# Exponential series – Serlo

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The exponential series has the form ${\displaystyle e=\sum _{k=0}^{\infty }{\tfrac {1}{k!}}}$. We wil see that he limit ${\displaystyle e}$ indeed exists and is given by Euler's number, which we encountered first within the article Monotony criterion. There, it was defined as the limit of the seqeuences ${\displaystyle ((1+{\tfrac {1}{n}})^{n})_{n\in \mathbb {N} }}$ and ${\displaystyle ((1+{\tfrac {1}{n}})^{n+1})_{n\in \mathbb {N} }}$. In this article, we will show the limit equivalence ${\displaystyle \lim _{n\to \infty }(1+{\tfrac {1}{n}})^{n}=\lim _{n\to \infty }(1+{\tfrac {1}{n}})^{n+1}=e=\sum _{k=0}^{\infty }{\tfrac {1}{k!}}}$ which is far from obvious. Later, we will investigate a generalized form of the exponential series ${\displaystyle \sum _{k=0}^{\infty }{\tfrac {x^{k}}{k!}}}$.

## Convergence of the exponential series

At first, we need to show that the exponential series converges at all:

Theorem (convergence of the exponential series)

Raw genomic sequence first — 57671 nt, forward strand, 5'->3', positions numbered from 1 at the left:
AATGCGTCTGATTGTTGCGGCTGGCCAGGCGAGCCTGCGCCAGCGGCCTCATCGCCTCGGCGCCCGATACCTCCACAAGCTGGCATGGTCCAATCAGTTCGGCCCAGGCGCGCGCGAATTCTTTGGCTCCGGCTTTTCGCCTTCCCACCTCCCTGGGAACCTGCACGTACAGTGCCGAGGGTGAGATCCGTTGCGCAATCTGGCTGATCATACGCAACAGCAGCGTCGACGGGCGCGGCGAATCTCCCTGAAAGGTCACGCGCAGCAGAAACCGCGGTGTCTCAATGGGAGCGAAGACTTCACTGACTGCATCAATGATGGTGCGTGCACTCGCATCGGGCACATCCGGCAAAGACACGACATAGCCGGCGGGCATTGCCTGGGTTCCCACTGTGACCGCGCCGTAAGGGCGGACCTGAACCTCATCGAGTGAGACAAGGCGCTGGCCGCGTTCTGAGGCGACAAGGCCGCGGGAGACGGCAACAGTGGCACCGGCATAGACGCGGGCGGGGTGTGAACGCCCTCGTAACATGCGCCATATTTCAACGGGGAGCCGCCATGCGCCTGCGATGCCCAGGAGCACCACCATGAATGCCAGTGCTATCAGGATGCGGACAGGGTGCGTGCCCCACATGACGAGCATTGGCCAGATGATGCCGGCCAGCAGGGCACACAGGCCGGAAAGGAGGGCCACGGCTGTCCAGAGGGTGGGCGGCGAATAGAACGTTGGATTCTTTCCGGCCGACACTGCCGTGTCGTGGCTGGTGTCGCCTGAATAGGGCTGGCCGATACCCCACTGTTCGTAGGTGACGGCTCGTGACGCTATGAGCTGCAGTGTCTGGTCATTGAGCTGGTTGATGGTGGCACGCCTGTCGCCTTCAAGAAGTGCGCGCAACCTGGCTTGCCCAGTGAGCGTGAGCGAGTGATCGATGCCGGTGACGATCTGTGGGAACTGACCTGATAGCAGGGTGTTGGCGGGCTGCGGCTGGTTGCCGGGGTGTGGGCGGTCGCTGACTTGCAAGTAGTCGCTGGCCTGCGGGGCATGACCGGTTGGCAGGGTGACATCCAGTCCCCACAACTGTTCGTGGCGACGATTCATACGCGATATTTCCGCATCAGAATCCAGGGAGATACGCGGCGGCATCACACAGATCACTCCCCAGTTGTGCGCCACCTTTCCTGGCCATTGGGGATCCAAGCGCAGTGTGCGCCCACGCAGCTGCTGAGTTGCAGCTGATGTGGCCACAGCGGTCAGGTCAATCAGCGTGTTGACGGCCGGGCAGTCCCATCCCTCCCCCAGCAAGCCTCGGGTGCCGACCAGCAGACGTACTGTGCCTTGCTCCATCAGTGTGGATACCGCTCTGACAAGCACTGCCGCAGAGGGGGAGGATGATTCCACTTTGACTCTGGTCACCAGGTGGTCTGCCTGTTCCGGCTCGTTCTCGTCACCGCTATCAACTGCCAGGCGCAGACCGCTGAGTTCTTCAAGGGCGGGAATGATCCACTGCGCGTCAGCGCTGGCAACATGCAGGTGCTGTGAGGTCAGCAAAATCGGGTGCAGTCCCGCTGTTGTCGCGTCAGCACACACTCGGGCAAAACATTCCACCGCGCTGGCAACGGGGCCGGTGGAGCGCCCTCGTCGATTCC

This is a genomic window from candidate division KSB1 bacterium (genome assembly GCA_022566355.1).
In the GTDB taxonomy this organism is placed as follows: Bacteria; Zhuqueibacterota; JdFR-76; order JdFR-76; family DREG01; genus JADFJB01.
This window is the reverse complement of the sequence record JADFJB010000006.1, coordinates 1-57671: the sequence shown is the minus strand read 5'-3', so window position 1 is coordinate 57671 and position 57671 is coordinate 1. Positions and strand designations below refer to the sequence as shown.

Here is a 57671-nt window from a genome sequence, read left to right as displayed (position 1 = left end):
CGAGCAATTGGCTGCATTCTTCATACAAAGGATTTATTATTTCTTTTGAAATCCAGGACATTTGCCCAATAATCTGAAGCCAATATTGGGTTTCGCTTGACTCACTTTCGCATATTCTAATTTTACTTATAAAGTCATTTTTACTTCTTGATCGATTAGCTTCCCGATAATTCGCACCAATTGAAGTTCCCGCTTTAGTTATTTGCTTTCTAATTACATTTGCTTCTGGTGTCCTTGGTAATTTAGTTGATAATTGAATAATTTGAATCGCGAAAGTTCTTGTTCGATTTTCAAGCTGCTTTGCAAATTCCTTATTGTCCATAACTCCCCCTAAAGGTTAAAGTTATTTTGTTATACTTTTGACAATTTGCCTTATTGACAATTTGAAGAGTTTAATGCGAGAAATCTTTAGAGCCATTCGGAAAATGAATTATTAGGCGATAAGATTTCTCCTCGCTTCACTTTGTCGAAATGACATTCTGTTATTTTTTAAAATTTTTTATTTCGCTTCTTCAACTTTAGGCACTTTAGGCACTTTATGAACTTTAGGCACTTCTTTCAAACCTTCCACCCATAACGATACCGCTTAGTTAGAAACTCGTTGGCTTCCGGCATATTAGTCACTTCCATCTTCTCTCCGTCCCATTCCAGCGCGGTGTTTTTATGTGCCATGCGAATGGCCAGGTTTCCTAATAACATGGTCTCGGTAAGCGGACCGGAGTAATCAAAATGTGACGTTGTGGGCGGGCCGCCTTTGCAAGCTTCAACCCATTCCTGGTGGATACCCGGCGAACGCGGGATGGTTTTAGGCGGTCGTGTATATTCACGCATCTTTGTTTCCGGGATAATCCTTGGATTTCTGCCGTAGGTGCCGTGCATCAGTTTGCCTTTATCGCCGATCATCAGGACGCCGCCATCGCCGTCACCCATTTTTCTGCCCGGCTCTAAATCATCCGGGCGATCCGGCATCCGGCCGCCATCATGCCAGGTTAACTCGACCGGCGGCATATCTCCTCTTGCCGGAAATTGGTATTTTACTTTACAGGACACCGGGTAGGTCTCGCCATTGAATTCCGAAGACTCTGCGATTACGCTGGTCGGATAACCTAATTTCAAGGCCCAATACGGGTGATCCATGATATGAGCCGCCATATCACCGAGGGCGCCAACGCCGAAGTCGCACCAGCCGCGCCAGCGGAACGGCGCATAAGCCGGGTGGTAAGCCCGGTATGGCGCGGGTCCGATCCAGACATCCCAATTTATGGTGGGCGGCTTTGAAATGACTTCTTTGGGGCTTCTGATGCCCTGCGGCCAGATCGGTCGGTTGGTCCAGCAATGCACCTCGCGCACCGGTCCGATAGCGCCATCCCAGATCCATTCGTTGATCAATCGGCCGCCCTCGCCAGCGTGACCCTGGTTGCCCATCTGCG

The series ${\displaystyle \sum _{k=0}^{\infty }{\tfrac {1}{k!}}}$ converges.

Proof (convergence of the exponential series)

We need to prove that the partial sums ${\displaystyle (s_{n})_{n\in \mathbb {N} }=\left(\sum _{k=0}^{n}{\tfrac {1}{k!}}\right)_{n\in \mathbb {N} }}$ converges. This can be done using the monotony criterion for sequences, where the partial sums ${\displaystyle (s_{n})}$ form the sequence which we want to investigate.

Monotony is easy to see. Series elements are positive, so

${\displaystyle s_{n+1}=\sum _{k=0}^{n+1}{\frac {1}{k!}}=\sum _{k=0}^{n}{\frac {1}{k!}}+\underbrace {\frac {1}{(n+1)!}} _{\geq 0}\geq \sum _{k=0}^{n}{\frac {1}{k!}}=s_{n}}$

Hence, ${\displaystyle (s_{n})}$ is monotonously increasing.

Boundedness from above can be shown by comparison to a geometric series with ${\displaystyle q={\tfrac {1}{2}}<1}$. For partial sums, we have